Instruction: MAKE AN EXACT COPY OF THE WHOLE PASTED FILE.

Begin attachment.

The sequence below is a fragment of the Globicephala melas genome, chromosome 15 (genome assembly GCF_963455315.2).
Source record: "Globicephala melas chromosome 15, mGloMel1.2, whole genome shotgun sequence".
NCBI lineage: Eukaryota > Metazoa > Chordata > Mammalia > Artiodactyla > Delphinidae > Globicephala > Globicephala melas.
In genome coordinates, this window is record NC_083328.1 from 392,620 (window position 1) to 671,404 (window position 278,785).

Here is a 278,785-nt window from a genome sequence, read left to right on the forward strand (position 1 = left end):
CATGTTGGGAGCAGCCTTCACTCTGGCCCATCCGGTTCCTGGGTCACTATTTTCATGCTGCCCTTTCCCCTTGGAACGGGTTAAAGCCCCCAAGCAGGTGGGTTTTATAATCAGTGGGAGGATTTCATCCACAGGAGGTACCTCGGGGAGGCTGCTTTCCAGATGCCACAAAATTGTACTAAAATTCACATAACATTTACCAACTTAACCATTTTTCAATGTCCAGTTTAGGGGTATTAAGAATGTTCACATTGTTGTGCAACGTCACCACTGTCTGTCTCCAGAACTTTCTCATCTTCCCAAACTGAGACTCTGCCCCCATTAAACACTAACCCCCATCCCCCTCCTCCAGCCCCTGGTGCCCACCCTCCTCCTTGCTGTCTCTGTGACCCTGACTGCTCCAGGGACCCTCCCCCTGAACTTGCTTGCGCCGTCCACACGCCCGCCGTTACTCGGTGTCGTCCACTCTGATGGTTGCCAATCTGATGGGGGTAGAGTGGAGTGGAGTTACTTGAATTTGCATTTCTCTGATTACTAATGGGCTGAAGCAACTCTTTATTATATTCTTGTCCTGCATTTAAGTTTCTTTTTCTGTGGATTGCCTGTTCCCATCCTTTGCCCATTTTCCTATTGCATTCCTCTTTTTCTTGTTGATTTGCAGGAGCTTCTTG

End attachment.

The sequence below is a fragment of the Globicephala melas genome, chromosome 15 (genome assembly GCF_963455315.2).
Source record: "Globicephala melas chromosome 15, mGloMel1.2, whole genome shotgun sequence".
NCBI lineage: Eukaryota > Metazoa > Chordata > Mammalia > Artiodactyla > Delphinidae > Globicephala > Globicephala melas.
In genome coordinates, this window is record NC_083328.1 from 392,620 (window position 1) to 671,404 (window position 278,785).

Here is a 278,785-nt window from a genome sequence, read left to right on the forward strand (position 1 = left end):
CATGTTGGGAGCAGCCTTCACTCTGGCCCATCCGGTTCCTGGGTCACTATTTTCATGCTGCCCTTTCCCCTTGGAACGGGTTAAAGCCCCCAAGCAGGTGGGTTTTATAATCAGTGGGAGGATTTCATCCACAGGAGGTACCTCGGGGAGGCTGCTTTCCAGATGCCACAAAATTGTACTAAAATTCACATAACATTTACCAACTTAACCATTTTTCAATGTCCAGTTTAGGGGTATTAAGAATGTTCACATTGTTGTGCAACGTCACCACTGTCTGTCTCCAGAACTTTCTCATCTTCCCAAACTGAGACTCTGCCCCCATTAAACACTAACCCCCATCCCCCTCCTCCAGCCCCTGGTGCCCACCCTCCTCCTTGCTGTCTCTGTGACCCTGACTGCTCCAGGGACCCTCCCCCTGAACTTGCTTGCGCCGTCCACACGCCCGCCGTTACTCGGTGTCGTCCACTCTGATGGTTGCCAATCTGATGGGGGTAGAGTGGAGTGGAGTTACTTGAATTTGCATTTCTCTGATTACTAATGGGCTGAAGCAACTCTTTATTATATTCTTGTCCTGCATTTAAGTTTCTTTTTCTGTGGATTGCCTGTTCCCATCCTTTGCCCATTTTCCTATTGCATTCCTCTTTTTCTTGTTGATTTGCAGGAGCTTCTTG